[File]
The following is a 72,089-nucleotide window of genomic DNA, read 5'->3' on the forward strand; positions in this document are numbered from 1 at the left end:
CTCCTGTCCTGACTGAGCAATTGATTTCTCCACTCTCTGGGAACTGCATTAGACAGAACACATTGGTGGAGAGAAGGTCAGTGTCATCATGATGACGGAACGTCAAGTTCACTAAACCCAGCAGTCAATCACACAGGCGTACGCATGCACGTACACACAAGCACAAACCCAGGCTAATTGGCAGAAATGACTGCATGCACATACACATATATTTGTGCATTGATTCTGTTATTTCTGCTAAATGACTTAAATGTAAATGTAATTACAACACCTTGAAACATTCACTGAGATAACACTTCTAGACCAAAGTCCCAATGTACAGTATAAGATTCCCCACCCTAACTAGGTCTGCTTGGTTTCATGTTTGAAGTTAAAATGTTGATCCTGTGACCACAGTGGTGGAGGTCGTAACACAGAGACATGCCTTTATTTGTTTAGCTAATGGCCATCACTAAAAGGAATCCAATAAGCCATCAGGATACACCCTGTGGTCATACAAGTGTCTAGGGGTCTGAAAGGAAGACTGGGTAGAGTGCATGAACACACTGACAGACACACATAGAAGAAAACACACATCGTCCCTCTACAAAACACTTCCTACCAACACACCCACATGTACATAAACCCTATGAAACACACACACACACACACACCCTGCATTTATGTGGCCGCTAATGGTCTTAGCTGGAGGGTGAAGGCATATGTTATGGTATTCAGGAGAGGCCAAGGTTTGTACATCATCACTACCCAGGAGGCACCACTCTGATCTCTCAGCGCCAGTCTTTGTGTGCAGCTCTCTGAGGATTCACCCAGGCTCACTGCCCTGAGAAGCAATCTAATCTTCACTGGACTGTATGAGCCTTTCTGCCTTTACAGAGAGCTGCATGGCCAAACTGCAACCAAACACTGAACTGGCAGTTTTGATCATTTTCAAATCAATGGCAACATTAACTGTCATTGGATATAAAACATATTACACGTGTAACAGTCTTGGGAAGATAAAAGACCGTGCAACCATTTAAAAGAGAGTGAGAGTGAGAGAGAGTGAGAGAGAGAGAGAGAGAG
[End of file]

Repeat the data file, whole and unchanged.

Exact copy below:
The following is a 72,089-nucleotide window of genomic DNA, read 5'->3' on the forward strand; positions in this document are numbered from 1 at the left end:
CTCCTGTCCTGACTGAGCAATTGATTTCTCCACTCTCTGGGAACTGCATTAGACAGAACACATTGGTGGAGAGAAGGTCAGTGTCATCATGATGACGGAACGTCAAGTTCACTAAACCCAGCAGTCAATCACACAGGCGTACGCATGCACGTACACACAAGCACAAACCCAGGCTAATTGGCAGAAATGACTGCATGCACATACACATATATTTGTGCATTGATTCTGTTATTTCTGCTAAATGACTTAAATGTAAATGTAATTACAACACCTTGAAACATTCACTGAGATAACACTTCTAGACCAAAGTCCCAATGTACAGTATAAGATTCCCCACCCTAACTAGGTCTGCTTGGTTTCATGTTTGAAGTTAAAATGTTGATCCTGTGACCACAGTGGTGGAGGTCGTAACACAGAGACATGCCTTTATTTGTTTAGCTAATGGCCATCACTAAAAGGAATCCAATAAGCCATCAGGATACACCCTGTGGTCATACAAGTGTCTAGGGGTCTGAAAGGAAGACTGGGTAGAGTGCATGAACACACTGACAGACACACATAGAAGAAAACACACATCGTCCCTCTACAAAACACTTCCTACCAACACACCCACATGTACATAAACCCTATGAAACACACACACACACACACACCCTGCATTTATGTGGCCGCTAATGGTCTTAGCTGGAGGGTGAAGGCATATGTTATGGTATTCAGGAGAGGCCAAGGTTTGTACATCATCACTACCCAGGAGGCACCACTCTGATCTCTCAGCGCCAGTCTTTGTGTGCAGCTCTCTGAGGATTCACCCAGGCTCACTGCCCTGAGAAGCAATCTAATCTTCACTGGACTGTATGAGCCTTTCTGCCTTTACAGAGAGCTGCATGGCCAAACTGCAACCAAACACTGAACTGGCAGTTTTGATCATTTTCAAATCAATGGCAACATTAACTGTCATTGGATATAAAACATATTACACGTGTAACAGTCTTGGGAAGATAAAAGACCGTGCAACCATTTAAAAGAGAGTGAGAGTGAGAGAGAGTGAGAGAGAGAGAGAGAGAG